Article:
|Appears in Collections:||Faculty of Health Sciences and Sport Journal Articles|
|Peer Review Status:||Refereed|
|Title:||The role of health behaviours across the life course in the socioeconomic patterning of all-cause mortality: The west of Scotland twenty-07 prospective cohort study|
Batty, G David
|Citation:||Whitley E, Batty GD, Hunt K, Popham F & Benzeval M (2014) The role of health behaviours across the life course in the socioeconomic patterning of all-cause mortality: The west of Scotland twenty-07 prospective cohort study. Annals of Behavioral Medicine, 47 (2), pp. 148-157. https://doi.org/10.1007/s12160-013-9539-x|
|Abstract:||Background: Socioeconomic differentials in mortality are increasing in many industrialised countries. Purpose: This study aims to examine the role of behaviours (smoking, alcohol, exercise, and diet) in explaining socioeconomic differentials in mortality and whether this varies over the life course, between cohorts and by gender. Methods: Analysis of two representative population cohorts of men and women, born in the 1950s and 1930s, were performed. Health behaviours were assessed on five occasions over 20 years. Results: Health behaviours explained a substantial part of the socioeconomic differentials in mortality. Cumulative behaviours and those that were more strongly associated with socioeconomic status had the greatest impact. For example, in the 1950s cohort, the age-sex adjusted hazard ratio comparing respondents with manual versus non-manual occupational status was 1.80 (1.25, 2.58); adjustment for cumulative smoking over 20 years attenuated the association by 49 %, diet by 43 %, drinking by 13 % and inactivity by only 1%. Conclusions: Health behaviours have an important role in explaining socioeconomic differentials in mortality. © 2013 The Author(s).|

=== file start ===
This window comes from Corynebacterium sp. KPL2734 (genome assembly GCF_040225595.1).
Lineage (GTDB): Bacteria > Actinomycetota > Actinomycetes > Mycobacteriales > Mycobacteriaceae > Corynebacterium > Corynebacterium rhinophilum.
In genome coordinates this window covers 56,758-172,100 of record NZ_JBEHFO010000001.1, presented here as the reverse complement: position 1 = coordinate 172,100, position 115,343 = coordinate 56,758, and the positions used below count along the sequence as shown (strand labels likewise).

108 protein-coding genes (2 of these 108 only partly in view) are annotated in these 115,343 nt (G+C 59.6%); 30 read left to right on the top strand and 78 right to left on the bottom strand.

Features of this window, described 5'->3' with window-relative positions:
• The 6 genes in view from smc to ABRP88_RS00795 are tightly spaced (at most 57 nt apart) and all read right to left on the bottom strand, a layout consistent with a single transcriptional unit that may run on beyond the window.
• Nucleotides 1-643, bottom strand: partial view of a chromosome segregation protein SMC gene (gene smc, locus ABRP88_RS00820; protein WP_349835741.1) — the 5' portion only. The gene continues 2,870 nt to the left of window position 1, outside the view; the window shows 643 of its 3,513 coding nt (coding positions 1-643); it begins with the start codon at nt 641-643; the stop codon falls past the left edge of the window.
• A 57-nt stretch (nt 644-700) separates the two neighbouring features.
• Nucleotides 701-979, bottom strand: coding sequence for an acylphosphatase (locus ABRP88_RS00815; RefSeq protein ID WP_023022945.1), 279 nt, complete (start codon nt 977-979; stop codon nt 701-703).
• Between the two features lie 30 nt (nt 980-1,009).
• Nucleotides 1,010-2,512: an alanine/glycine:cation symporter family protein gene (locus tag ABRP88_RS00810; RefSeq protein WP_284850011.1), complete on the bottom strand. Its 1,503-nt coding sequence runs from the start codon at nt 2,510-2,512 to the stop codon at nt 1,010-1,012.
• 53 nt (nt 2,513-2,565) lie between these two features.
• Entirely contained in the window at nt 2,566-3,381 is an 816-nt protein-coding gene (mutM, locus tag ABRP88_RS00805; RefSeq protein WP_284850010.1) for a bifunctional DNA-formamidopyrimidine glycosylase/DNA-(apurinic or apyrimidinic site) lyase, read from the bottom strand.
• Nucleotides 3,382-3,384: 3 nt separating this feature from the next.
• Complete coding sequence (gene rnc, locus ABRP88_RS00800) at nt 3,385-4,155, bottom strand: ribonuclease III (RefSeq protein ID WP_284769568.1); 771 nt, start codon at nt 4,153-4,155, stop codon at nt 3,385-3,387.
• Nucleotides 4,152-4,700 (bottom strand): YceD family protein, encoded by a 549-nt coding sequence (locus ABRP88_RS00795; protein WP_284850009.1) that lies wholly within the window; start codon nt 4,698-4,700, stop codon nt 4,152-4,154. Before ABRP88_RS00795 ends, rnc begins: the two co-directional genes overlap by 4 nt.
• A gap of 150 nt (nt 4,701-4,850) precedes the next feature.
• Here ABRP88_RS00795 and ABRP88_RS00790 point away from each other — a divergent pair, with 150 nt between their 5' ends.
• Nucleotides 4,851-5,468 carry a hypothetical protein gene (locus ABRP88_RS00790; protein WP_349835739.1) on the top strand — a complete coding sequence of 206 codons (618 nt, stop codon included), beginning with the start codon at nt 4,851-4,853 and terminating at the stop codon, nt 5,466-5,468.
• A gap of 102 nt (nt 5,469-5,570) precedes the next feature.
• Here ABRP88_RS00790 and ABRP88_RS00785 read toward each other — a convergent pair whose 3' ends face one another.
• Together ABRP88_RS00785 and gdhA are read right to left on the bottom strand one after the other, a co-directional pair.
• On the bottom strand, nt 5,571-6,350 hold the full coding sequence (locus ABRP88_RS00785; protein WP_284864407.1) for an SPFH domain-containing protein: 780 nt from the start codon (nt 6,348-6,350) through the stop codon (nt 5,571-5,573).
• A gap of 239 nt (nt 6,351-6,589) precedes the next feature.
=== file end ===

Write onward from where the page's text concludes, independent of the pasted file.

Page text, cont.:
|Rights:||Copyright © 2013, The Author(s) This article is distributed under the terms of the Creative Commons Attribution License (http://creativecommons.org/licenses/by-nc/2.0/), which permits any use, distribution, and reproduction in any medium, provided the original author(s) and the source are credited.|
|Whitley et al.pdf||Fulltext - Published Version||230.27 kB||Adobe PDF||View/Open|
This item is protected by original copyright
A file in this item is licensed under a Creative Commons License
Items in the Repository are protected by copyright, with all rights reserved, unless otherwise indicated.
The metadata of the records in the Repository are available under the CC0 public domain dedication: No Rights Reserved https://creativecommons.org/publicdomain/zero/1.0/
If you believe that any material held in STORRE infringes copyright, please contact firstname.lastname@example.org providing details and we will remove the Work from public display in STORRE and investigate your claim.